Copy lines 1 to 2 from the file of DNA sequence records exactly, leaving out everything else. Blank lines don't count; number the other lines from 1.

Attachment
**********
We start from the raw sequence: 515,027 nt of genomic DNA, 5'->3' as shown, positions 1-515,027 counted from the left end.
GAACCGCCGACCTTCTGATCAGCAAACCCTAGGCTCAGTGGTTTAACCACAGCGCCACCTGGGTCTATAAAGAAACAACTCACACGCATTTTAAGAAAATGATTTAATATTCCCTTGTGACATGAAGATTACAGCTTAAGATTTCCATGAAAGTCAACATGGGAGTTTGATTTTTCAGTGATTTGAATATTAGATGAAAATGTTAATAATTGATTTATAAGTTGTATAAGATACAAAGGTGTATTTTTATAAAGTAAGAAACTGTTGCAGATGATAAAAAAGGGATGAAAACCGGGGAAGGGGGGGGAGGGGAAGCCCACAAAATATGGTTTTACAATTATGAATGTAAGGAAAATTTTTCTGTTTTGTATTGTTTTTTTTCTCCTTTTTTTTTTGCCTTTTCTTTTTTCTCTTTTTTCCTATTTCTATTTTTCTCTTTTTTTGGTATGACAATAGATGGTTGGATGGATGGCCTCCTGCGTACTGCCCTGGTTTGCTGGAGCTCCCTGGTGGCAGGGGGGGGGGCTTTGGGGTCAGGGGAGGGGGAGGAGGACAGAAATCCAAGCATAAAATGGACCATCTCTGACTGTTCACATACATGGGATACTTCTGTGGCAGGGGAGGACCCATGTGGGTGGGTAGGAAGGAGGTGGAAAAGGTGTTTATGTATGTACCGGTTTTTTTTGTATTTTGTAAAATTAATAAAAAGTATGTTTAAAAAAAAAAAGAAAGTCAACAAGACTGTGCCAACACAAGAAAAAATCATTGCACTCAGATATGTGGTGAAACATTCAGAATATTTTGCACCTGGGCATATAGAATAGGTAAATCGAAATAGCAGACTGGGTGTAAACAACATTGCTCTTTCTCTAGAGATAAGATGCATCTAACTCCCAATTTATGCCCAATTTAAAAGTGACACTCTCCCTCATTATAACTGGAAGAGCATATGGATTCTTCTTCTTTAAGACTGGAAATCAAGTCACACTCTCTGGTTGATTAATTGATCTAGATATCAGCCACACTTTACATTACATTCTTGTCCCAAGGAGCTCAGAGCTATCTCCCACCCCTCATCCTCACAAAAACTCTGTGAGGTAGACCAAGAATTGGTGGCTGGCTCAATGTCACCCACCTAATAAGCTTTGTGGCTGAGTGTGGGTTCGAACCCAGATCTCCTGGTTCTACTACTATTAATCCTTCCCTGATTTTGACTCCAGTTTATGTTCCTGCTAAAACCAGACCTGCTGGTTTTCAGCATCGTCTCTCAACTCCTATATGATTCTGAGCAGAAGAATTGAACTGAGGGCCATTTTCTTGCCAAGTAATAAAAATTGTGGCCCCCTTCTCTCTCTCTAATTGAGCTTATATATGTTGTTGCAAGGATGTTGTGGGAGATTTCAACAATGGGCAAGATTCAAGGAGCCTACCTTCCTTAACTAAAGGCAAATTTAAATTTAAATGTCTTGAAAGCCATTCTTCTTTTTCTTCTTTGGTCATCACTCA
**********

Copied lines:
We start from the raw sequence: 515,027 nt of genomic DNA, 5'->3' as shown, positions 1-515,027 counted from the left end.
GAACCGCCGACCTTCTGATCAGCAAACCCTAGGCTCAGTGGTTTAACCACAGCGCCACCTGGGTCTATAAAGAAACAACTCACACGCATTTTAAGAAAATGATTTAATATTCCCTTGTGACATGAAGATTACAGCTTAAGATTTCCATGAAAGTCAACATGGGAGTTTGATTTTTCAGTGATTTGAATATTAGATGAAAATGTTAATAATTGATTTATAAGTTGTATAAGATACAAAGGTGTATTTTTATAAAGTAAGAAACTGTTGCAGATGATAAAAAAGGGATGAAAACCGGGGAAGGGGGGGGAGGGGAAGCCCACAAAATATGGTTTTACAATTATGAATGTAAGGAAAATTTTTCTGTTTTGTATTGTTTTTTTTCTCCTTTTTTTTTTGCCTTTTCTTTTTTCTCTTTTTTCCTATTTCTATTTTTCTCTTTTTTTGGTATGACAATAGATGGTTGGATGGATGGCCTCCTGCGTACTGCCCTGGTTTGCTGGAGCTCCCTGGTGGCAGGGGGGGGGGCTTTGGGGTCAGGGGAGGGGGAGGAGGACAGAAATCCAAGCATAAAATGGACCATCTCTGACTGTTCACATACATGGGATACTTCTGTGGCAGGGGAGGACCCATGTGGGTGGGTAGGAAGGAGGTGGAAAAGGTGTTTATGTATGTACCGGTTTTTTTTGTATTTTGTAAAATTAATAAAAAGTATGTTTAAAAAAAAAAAGAAAGTCAACAAGACTGTGCCAACACAAGAAAAAATCATTGCACTCAGATATGTGGTGAAACATTCAGAATATTTTGCACCTGGGCATATAGAATAGGTAAATCGAAATAGCAGACTGGGTGTAAACAACATTGCTCTTTCTCTAGAGATAAGATGCATCTAACTCCCAATTTATGCCCAATTTAAAAGTGACACTCTCCCTCATTATAACTGGAAGAGCATATGGATTCTTCTTCTTTAAGACTGGAAATCAAGTCACACTCTCTGGTTGATTAATTGATCTAGATATCAGCCACACTTTACATTACATTCTTGTCCCAAGGAGCTCAGAGCTATCTCCCACCCCTCATCCTCACAAAAACTCTGTGAGGTAGACCAAGAATTGGTGGCTGGCTCAATGTCACCCACCTAATAAGCTTTGTGGCTGAGTGTGGGTTCGAACCCAGATCTCCTGGTTCTACTACTATTAATCCTTCCCTGATTTTGACTCCAGTTTATGTTCCTGCTAAAACCAGACCTGCTGGTTTTCAGCATCGTCTCTCAACTCCTATATGATTCTGAGCAGAAGAATTGAACTGAGGGCCATTTTCTTGCCAAGTAATAAAAATTGTGGCCCCCTTCTCTCTCTCTAATTGAGCTTATATATGTTGTTGCAAGGATGTTGTGGGAGATTTCAACAATGGGCAAGATTCAAGGAGCCTACCTTCCTTAACTAAAGGCAAATTTAAATTTAAATGTCTTGAAAGCCATTCTTCTTTTTCTTCTTTGGTCATCACTCA